Participants noted that parishes and schools have experienced mergers and closures, especially in the context where the study occurred. This is partially due to the shortage of priests because bishops no longer have an adequate number of priests to fulfill all the leadership positions within parishes and schools. Another contributing factor is the lack of financial resources. For both parishes and schools, the lack of revenue coming into the Church means that facilities and properties can no longer be maintained.

Leading communities through mergers and closings can be a difficult process. For example, some parishioners may feel personally attacked when a church closes where their family has been members for several generations, or parents may be frustrated having to travel farther to get their children to and from school. Whatever the reasons, priests have had to navigate through these mergers and closures because of their position as pastors.

Participants readily admitted that administration was not really at the forefront of their minds as they began seeking the priesthood. Rather, they were attracted to the idea of becoming a priest to bring people closer to God. Although they realized their responsibility for the temporal administration and management of parishes and schools, these tasks hindered them from fulfilling their primary mission as priests.


The most significant finding of this study was that priests should not be expected to meet the spiritual, theological, pastoral and sacramental needs of their parish while also serving as the building manager, finance officer, human resource director, etc. Competent and trustworthy laypersons should assume some of these responsibilities: hiring an effective staff — that is, an office manager, a bookkeeper, and a building and facilities manager — or, if there is not sufficient funding, priests must learn to identify members of the parish or school with experience and knowledge in specific areas. Pastoral councils, financial councils and school boards allow pastors and their lay advisers to collaborate on leadership, administrative and managerial issues. Although pastors are responsible for the well-being of churches and schools entrusted to them according to canon law, participants emphasized the importance of using the skills and expertise of trusted laypersons.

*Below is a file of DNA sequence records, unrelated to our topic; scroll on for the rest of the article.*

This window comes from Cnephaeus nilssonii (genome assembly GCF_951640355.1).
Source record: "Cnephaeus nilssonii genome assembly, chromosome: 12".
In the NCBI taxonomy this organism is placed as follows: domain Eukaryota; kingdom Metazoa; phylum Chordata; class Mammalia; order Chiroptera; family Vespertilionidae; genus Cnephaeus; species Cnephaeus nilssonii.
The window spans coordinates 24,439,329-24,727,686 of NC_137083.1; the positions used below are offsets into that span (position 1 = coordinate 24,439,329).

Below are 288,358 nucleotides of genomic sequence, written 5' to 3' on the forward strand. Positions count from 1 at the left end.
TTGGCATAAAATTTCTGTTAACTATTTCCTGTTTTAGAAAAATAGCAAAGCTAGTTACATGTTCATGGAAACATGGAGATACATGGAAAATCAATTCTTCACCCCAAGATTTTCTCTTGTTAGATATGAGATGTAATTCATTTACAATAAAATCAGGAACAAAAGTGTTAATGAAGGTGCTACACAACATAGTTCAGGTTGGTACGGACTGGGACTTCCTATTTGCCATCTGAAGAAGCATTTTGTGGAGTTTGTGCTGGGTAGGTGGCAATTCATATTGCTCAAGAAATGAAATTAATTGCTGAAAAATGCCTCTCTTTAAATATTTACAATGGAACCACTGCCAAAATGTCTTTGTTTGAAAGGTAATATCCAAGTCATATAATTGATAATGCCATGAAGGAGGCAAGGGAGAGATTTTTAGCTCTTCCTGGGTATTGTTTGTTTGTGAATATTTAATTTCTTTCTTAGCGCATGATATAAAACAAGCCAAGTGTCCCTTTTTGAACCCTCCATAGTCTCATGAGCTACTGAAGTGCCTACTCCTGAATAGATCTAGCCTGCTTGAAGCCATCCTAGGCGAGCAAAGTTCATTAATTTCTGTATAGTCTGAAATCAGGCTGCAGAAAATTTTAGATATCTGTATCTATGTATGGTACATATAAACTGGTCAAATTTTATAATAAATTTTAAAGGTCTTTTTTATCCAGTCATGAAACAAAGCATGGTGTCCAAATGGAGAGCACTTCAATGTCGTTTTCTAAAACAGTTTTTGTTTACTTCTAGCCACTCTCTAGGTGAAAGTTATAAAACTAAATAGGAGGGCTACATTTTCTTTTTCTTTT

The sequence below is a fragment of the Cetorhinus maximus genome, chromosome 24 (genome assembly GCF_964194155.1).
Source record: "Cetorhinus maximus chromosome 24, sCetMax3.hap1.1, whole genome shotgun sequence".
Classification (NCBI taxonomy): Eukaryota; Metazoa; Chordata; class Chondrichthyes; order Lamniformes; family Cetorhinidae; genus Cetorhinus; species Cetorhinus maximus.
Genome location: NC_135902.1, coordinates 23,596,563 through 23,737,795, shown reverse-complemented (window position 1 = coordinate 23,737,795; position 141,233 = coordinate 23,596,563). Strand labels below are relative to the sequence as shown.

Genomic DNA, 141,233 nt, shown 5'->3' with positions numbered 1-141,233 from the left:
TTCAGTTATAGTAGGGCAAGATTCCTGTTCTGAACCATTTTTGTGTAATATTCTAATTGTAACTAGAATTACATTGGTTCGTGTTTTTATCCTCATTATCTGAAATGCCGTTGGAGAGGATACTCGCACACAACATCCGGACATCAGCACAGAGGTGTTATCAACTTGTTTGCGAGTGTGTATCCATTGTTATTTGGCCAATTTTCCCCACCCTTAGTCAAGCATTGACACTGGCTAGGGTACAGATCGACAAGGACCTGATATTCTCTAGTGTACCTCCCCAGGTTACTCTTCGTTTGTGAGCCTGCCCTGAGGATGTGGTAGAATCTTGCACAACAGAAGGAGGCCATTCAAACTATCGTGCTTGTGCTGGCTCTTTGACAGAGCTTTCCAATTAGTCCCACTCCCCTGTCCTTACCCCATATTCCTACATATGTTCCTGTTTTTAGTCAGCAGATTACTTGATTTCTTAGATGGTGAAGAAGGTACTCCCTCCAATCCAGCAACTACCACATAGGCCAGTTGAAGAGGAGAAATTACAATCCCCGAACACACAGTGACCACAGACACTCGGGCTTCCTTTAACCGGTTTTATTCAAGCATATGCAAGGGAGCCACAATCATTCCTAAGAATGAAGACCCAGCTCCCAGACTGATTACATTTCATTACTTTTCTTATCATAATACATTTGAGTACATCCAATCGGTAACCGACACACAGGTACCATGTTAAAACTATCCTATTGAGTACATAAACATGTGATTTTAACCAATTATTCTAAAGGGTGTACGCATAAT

Another essential component of this discussion is the ongoing formation of priests. Although official Church documents stress the importance of this, in reality there is little incentive for priests to participate in continuing education classes, workshops, etc. Seminary faculty and official Church leaders need to communicate to seminarians that ordination does not equate to possessing infinite knowledge of all kinds of topics. Rather, they will need to continue learning throughout their priesthood to develop and sharpen their skills in various areas, especially leadership and management.

As Pope St. John Paul II pointed out in Pastores Dabo Vobis, almost all professions require some type of continuing education program for their employees.

In conclusion, men seeking ordination to the priesthood receive their training in seminaries, where the curriculum focuses on philosophy, theology, Scripture, counseling, etc., which are all fundamental for ministry. However, as pastors and administrators, priests are not only responsible for carrying out the mission of Jesus Christ and meeting the spiritual needs of the people they serve, but for temporal affairs as well. Therefore, it is essential that they are adequately prepared for leadership, administration and management.

BERNADETTE McMASTERS KIME, Ph.D., is director of Worship and Sacraments for the Diocese of Wheeling-Charleston, and an adjunct instructor for Saint Meinrad Seminary, Indiana, in the permanent diaconate program. She resides in Wheeling, West Virginia, with her husband and two daughters. She graduated May 2023 with a doctorate in Instructional Management and Leadership from Robert Morris University in Pittsburgh, Pennsylvania. This article is based on her doctoral dissertation.


Pope Francis Speaks Out about Clericalism

Meeting with the bishops of Chile during an apostolic trip on Jan. 16, 2018, Pope Francis said the following about clericalism: “The lack of consciousness of belonging to God’s faithful people as servants, and not masters, can lead us to one of the temptations that is most damaging to the missionary outreach that we are called to promote: clericalism, which ends up as a caricature of the vocation we have received.”

The pope added: “A failure to realize that the mission belongs to the entire Church, and not to the individual priest or bishop, limits the horizon, and even worse, stifles all the initiatives that the Spirit may be awakening in our midst. Let us be clear about this. The laypersons are not our peons, or our employees. They don’t have to parrot back whatever we say. ‘Clericalism, far from giving impetus to various contributions and proposals, gradually extinguishes the prophetic flame to which the entire Church is called to bear witness. Clericalism forgets that the visibility and the sacramentality of the Church belong to all the faithful people of God [cf. Lumen Gentium, Nos. 9-14], not only to the few chosen and enlightened.’”